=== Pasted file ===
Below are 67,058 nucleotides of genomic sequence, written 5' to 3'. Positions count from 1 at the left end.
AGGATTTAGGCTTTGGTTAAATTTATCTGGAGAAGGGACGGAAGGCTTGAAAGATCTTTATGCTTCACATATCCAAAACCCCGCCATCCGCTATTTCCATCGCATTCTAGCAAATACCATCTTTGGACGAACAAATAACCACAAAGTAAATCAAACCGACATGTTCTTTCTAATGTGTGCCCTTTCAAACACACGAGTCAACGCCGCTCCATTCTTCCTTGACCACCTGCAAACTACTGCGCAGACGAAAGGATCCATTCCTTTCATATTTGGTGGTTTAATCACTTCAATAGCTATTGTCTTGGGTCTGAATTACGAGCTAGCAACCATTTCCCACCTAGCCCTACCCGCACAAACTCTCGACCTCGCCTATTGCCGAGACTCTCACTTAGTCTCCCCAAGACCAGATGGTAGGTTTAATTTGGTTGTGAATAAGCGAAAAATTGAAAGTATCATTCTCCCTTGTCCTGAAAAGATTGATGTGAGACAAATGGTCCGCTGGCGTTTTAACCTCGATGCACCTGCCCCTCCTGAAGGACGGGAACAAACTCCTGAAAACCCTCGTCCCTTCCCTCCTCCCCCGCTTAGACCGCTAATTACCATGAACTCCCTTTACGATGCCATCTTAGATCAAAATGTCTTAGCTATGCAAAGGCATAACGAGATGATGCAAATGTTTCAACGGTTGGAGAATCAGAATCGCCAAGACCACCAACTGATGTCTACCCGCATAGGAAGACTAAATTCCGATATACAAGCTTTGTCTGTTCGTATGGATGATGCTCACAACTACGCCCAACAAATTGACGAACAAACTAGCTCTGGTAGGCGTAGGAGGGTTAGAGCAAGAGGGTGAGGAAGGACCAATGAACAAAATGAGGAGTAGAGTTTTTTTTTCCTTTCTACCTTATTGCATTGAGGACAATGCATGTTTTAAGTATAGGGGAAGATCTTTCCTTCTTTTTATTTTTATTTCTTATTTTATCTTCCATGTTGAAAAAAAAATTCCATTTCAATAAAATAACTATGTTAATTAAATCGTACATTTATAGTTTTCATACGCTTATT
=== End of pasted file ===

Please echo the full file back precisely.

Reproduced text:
Below are 67,058 nucleotides of genomic sequence, written 5' to 3'. Positions count from 1 at the left end.
AGGATTTAGGCTTTGGTTAAATTTATCTGGAGAAGGGACGGAAGGCTTGAAAGATCTTTATGCTTCACATATCCAAAACCCCGCCATCCGCTATTTCCATCGCATTCTAGCAAATACCATCTTTGGACGAACAAATAACCACAAAGTAAATCAAACCGACATGTTCTTTCTAATGTGTGCCCTTTCAAACACACGAGTCAACGCCGCTCCATTCTTCCTTGACCACCTGCAAACTACTGCGCAGACGAAAGGATCCATTCCTTTCATATTTGGTGGTTTAATCACTTCAATAGCTATTGTCTTGGGTCTGAATTACGAGCTAGCAACCATTTCCCACCTAGCCCTACCCGCACAAACTCTCGACCTCGCCTATTGCCGAGACTCTCACTTAGTCTCCCCAAGACCAGATGGTAGGTTTAATTTGGTTGTGAATAAGCGAAAAATTGAAAGTATCATTCTCCCTTGTCCTGAAAAGATTGATGTGAGACAAATGGTCCGCTGGCGTTTTAACCTCGATGCACCTGCCCCTCCTGAAGGACGGGAACAAACTCCTGAAAACCCTCGTCCCTTCCCTCCTCCCCCGCTTAGACCGCTAATTACCATGAACTCCCTTTACGATGCCATCTTAGATCAAAATGTCTTAGCTATGCAAAGGCATAACGAGATGATGCAAATGTTTCAACGGTTGGAGAATCAGAATCGCCAAGACCACCAACTGATGTCTACCCGCATAGGAAGACTAAATTCCGATATACAAGCTTTGTCTGTTCGTATGGATGATGCTCACAACTACGCCCAACAAATTGACGAACAAACTAGCTCTGGTAGGCGTAGGAGGGTTAGAGCAAGAGGGTGAGGAAGGACCAATGAACAAAATGAGGAGTAGAGTTTTTTTTTCCTTTCTACCTTATTGCATTGAGGACAATGCATGTTTTAAGTATAGGGGAAGATCTTTCCTTCTTTTTATTTTTATTTCTTATTTTATCTTCCATGTTGAAAAAAAAATTCCATTTCAATAAAATAACTATGTTAATTAAATCGTACATTTATAGTTTTCATACGCTTATT